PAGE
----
The major futures indexes suggested a decline of 0.4% when the Thursday trading session begins on Wall Street.
On Wall Street, the benchmark S&P 500 index fell 0.5% Wednesday after Fed projections showed some of its board members expect short-term interest rates to rise by half a percentage point by late 2023. Ultra-low rates from the Fed and other central banks have propelled a global stock market rebound from last year's plunge amid the coronavirus pandemic.
The Fed's announcement reflected growing confidence in the U.S. economy as more people are vaccinated against the coronavirus and business activity revives.
Investors have worried the Fed and other central banks might feel pressure to withdraw stimulus to cool rising inflation. Fed officials have said they believe inflation will be short-lived, a stance they repeated Wednesday.
Fed Chairman Jerome Powell said conditions have improved enough to start discussing when to slow bond purchases. The Fed is buying $120 billion a month to inject money into financial markets and keep longer-term interest rates low.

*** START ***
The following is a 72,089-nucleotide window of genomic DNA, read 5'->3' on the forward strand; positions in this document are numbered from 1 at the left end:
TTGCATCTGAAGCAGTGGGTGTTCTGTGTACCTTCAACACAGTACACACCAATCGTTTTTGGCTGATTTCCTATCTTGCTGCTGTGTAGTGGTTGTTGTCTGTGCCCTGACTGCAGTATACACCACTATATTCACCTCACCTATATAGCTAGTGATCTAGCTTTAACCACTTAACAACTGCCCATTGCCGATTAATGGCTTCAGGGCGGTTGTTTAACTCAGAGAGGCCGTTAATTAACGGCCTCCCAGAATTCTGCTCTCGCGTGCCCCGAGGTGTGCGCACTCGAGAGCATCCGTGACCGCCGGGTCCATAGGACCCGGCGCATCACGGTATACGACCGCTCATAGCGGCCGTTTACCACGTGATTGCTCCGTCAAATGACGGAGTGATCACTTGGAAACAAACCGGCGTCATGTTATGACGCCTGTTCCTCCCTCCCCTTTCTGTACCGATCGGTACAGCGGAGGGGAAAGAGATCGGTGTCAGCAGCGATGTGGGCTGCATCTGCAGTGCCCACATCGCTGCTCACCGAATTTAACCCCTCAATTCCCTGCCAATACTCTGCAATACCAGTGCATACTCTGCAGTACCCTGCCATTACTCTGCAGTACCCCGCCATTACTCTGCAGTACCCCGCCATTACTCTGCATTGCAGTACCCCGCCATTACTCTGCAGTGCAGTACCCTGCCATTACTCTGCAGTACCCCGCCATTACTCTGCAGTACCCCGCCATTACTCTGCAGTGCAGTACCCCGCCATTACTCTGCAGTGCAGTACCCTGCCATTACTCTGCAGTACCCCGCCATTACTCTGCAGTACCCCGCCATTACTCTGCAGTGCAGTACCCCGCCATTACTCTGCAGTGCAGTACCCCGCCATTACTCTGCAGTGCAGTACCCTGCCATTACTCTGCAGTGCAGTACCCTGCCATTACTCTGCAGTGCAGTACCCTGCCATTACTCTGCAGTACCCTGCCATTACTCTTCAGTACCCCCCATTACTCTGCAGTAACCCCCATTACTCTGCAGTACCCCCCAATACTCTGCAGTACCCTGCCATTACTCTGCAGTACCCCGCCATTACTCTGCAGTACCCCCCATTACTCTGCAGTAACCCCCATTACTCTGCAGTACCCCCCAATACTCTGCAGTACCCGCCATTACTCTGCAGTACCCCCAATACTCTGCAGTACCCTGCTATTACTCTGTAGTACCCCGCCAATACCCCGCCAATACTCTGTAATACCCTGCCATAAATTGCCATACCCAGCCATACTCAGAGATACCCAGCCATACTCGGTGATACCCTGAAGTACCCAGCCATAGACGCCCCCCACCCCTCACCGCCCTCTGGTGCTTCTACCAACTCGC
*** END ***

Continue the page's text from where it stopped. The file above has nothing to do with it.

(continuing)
Before the opening bell, the Labor Department is out with its tally of new claims for unemployment benefits for last week. Expectations are for 359,000, down from a pandemic low of 376,000 claims the prior week.
Also, the Philadelphia Federal Reserve releases its June index of manufacturing activity for eastern Pennsylvania, southern New Jersey and Delaware. It’s expected to slip half a point to 31.0 from 31.5 in May. Remember that any reading above zero means that more manufacturers say business conditions are improving rather than worsening.
In Europe, London's FTSE was down 0.4%, Germany's DAX declined 0.1% and France's CAC was off 0.1%.
In Asia, the Nikkei 225 in Tokyo lost 0.9%, Hong Kong's Hang Seng added 0.4% and China's Shanghai Composite Index rose 0.2%.
|I:DJI||DOW JONES AVERAGES||35144.31||+82.76||+0.24%|
|I:COMP||NASDAQ COMPOSITE INDEX||14840.712692||+3.72||+0.03%|
On Wall Street, the S&P 500 fell to 4,223.70 while the Dow Jones Industrial Average lost 0.8% to 34,033.67. The Nasdaq composite shed 0.2%, to 14,039.68.
In energy markets, benchmark U.S. crude lost 10 cents to $72.03 in electronic trading on the New York Mercantile Exchange. The contract rose 3 cents on Wednesday to $72.15. Brent crude, the price basis for international oils, shed 17 cents to $74.22 per barrel in London. It gained 40 cents the previous session to $74.39.
The Associated Press contributed to this report.